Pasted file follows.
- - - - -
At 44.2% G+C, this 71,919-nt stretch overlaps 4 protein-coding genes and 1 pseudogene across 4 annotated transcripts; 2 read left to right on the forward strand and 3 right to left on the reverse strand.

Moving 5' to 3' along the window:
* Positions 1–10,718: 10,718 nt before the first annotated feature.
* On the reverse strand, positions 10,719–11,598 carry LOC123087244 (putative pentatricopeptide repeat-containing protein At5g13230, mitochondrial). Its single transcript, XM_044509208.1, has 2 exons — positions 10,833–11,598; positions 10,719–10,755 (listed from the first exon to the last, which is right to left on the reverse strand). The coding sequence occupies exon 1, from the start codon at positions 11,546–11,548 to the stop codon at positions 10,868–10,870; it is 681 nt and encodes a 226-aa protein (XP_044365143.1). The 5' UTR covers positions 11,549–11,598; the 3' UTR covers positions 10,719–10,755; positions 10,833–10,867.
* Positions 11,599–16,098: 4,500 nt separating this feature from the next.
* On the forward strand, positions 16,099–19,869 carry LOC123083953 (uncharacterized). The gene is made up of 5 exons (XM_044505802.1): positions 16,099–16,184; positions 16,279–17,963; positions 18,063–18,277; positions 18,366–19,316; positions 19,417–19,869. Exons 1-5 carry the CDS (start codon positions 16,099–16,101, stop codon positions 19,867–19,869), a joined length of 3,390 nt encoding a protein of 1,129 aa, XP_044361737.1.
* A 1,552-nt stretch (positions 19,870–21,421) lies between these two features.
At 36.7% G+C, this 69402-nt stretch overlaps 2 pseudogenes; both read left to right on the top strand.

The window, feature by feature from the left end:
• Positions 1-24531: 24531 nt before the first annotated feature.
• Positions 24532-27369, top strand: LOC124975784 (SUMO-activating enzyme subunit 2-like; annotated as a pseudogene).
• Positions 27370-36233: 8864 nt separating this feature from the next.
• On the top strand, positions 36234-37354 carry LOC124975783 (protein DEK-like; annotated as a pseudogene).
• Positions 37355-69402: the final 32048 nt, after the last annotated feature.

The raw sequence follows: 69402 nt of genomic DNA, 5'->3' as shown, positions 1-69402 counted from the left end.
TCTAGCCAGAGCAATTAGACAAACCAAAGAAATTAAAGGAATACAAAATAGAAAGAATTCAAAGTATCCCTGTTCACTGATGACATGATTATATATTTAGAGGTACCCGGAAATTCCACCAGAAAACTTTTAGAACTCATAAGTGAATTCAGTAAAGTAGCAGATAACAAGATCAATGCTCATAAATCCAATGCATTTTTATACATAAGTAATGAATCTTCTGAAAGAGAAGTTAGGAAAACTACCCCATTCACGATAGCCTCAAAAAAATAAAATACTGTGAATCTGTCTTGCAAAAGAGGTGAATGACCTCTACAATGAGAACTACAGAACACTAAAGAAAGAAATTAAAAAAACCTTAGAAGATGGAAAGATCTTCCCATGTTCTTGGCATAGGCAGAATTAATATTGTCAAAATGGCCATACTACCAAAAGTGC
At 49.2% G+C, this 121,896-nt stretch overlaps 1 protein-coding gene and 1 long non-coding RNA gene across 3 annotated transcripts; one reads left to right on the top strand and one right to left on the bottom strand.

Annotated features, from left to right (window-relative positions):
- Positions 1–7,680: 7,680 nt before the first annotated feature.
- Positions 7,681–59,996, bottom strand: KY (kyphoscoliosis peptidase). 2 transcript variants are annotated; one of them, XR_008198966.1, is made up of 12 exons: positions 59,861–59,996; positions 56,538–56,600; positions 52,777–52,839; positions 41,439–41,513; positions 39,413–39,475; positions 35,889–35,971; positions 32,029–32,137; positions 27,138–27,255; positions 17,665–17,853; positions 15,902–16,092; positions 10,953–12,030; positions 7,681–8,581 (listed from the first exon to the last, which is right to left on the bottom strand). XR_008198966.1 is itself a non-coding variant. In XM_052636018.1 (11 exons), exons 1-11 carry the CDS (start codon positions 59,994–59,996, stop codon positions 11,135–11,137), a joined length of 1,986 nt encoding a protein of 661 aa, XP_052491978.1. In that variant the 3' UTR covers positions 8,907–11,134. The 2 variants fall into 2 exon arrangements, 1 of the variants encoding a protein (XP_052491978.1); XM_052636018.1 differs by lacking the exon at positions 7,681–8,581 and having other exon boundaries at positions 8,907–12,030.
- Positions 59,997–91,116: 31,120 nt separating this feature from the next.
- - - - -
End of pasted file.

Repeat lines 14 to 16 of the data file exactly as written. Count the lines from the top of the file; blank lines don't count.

• Positions 37355-69402: the final 32048 nt, after the last annotated feature.

The raw sequence follows: 69402 nt of genomic DNA, 5'->3' as shown, positions 1-69402 counted from the left end.
TCTAGCCAGAGCAATTAGACAAACCAAAGAAATTAAAGGAATACAAAATAGAAAGAATTCAAAGTATCCCTGTTCACTGATGACATGATTATATATTTAGAGGTACCCGGAAATTCCACCAGAAAACTTTTAGAACTCATAAGTGAATTCAGTAAAGTAGCAGATAACAAGATCAATGCTCATAAATCCAATGCATTTTTATACATAAGTAATGAATCTTCTGAAAGAGAAGTTAGGAAAACTACCCCATTCACGATAGCCTCAAAAAAATAAAATACTGTGAATCTGTCTTGCAAAAGAGGTGAATGACCTCTACAATGAGAACTACAGAACACTAAAGAAAGAAATTAAAAAAACCTTAGAAGATGGAAAGATCTTCCCATGTTCTTGGCATAGGCAGAATTAATATTGTCAAAATGGCCATACTACCAAAAGTGC